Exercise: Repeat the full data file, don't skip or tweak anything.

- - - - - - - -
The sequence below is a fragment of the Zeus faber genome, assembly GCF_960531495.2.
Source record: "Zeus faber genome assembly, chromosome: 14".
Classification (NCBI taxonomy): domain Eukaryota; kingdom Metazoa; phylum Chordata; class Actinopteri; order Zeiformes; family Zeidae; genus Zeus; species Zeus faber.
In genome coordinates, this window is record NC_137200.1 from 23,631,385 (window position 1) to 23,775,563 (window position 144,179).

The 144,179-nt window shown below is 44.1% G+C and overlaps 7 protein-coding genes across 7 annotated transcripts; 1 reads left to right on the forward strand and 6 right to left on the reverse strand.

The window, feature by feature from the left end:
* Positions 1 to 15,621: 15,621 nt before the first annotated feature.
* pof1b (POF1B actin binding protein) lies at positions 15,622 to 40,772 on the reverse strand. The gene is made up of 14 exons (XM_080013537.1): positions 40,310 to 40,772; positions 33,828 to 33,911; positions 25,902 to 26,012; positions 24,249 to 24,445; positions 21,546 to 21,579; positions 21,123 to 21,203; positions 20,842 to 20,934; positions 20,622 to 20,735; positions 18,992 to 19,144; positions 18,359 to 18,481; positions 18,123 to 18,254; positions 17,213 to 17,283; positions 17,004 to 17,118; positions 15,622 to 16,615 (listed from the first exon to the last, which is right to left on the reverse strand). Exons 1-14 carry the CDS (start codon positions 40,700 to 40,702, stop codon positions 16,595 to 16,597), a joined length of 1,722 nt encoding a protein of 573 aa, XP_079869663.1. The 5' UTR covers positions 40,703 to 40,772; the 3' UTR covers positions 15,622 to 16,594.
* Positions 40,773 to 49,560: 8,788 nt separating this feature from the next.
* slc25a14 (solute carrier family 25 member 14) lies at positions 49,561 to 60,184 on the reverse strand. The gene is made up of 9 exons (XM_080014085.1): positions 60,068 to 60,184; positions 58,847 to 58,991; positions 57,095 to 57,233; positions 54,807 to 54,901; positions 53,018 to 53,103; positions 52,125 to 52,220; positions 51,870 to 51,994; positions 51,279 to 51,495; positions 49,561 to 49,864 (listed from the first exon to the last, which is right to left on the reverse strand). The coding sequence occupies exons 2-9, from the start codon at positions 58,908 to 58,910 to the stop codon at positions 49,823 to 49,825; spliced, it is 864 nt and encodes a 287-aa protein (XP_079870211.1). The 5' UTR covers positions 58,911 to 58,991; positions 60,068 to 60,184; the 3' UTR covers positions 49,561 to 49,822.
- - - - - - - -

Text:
The sequence below is a fragment of the Zeus faber genome, assembly GCF_960531495.2.
Source record: "Zeus faber genome assembly, chromosome: 14".
Classification (NCBI taxonomy): domain Eukaryota; kingdom Metazoa; phylum Chordata; class Actinopteri; order Zeiformes; family Zeidae; genus Zeus; species Zeus faber.
In genome coordinates, this window is record NC_137200.1 from 23,631,385 (window position 1) to 23,775,563 (window position 144,179).

The 144,179-nt window shown below is 44.1% G+C and overlaps 7 protein-coding genes across 7 annotated transcripts; 1 reads left to right on the forward strand and 6 right to left on the reverse strand.

The window, feature by feature from the left end:
* Positions 1 to 15,621: 15,621 nt before the first annotated feature.
* pof1b (POF1B actin binding protein) lies at positions 15,622 to 40,772 on the reverse strand. The gene is made up of 14 exons (XM_080013537.1): positions 40,310 to 40,772; positions 33,828 to 33,911; positions 25,902 to 26,012; positions 24,249 to 24,445; positions 21,546 to 21,579; positions 21,123 to 21,203; positions 20,842 to 20,934; positions 20,622 to 20,735; positions 18,992 to 19,144; positions 18,359 to 18,481; positions 18,123 to 18,254; positions 17,213 to 17,283; positions 17,004 to 17,118; positions 15,622 to 16,615 (listed from the first exon to the last, which is right to left on the reverse strand). Exons 1-14 carry the CDS (start codon positions 40,700 to 40,702, stop codon positions 16,595 to 16,597), a joined length of 1,722 nt encoding a protein of 573 aa, XP_079869663.1. The 5' UTR covers positions 40,703 to 40,772; the 3' UTR covers positions 15,622 to 16,594.
* Positions 40,773 to 49,560: 8,788 nt separating this feature from the next.
* slc25a14 (solute carrier family 25 member 14) lies at positions 49,561 to 60,184 on the reverse strand. The gene is made up of 9 exons (XM_080014085.1): positions 60,068 to 60,184; positions 58,847 to 58,991; positions 57,095 to 57,233; positions 54,807 to 54,901; positions 53,018 to 53,103; positions 52,125 to 52,220; positions 51,870 to 51,994; positions 51,279 to 51,495; positions 49,561 to 49,864 (listed from the first exon to the last, which is right to left on the reverse strand). The coding sequence occupies exons 2-9, from the start codon at positions 58,908 to 58,910 to the stop codon at positions 49,823 to 49,825; spliced, it is 864 nt and encodes a 287-aa protein (XP_079870211.1). The 5' UTR covers positions 58,911 to 58,991; positions 60,068 to 60,184; the 3' UTR covers positions 49,561 to 49,822.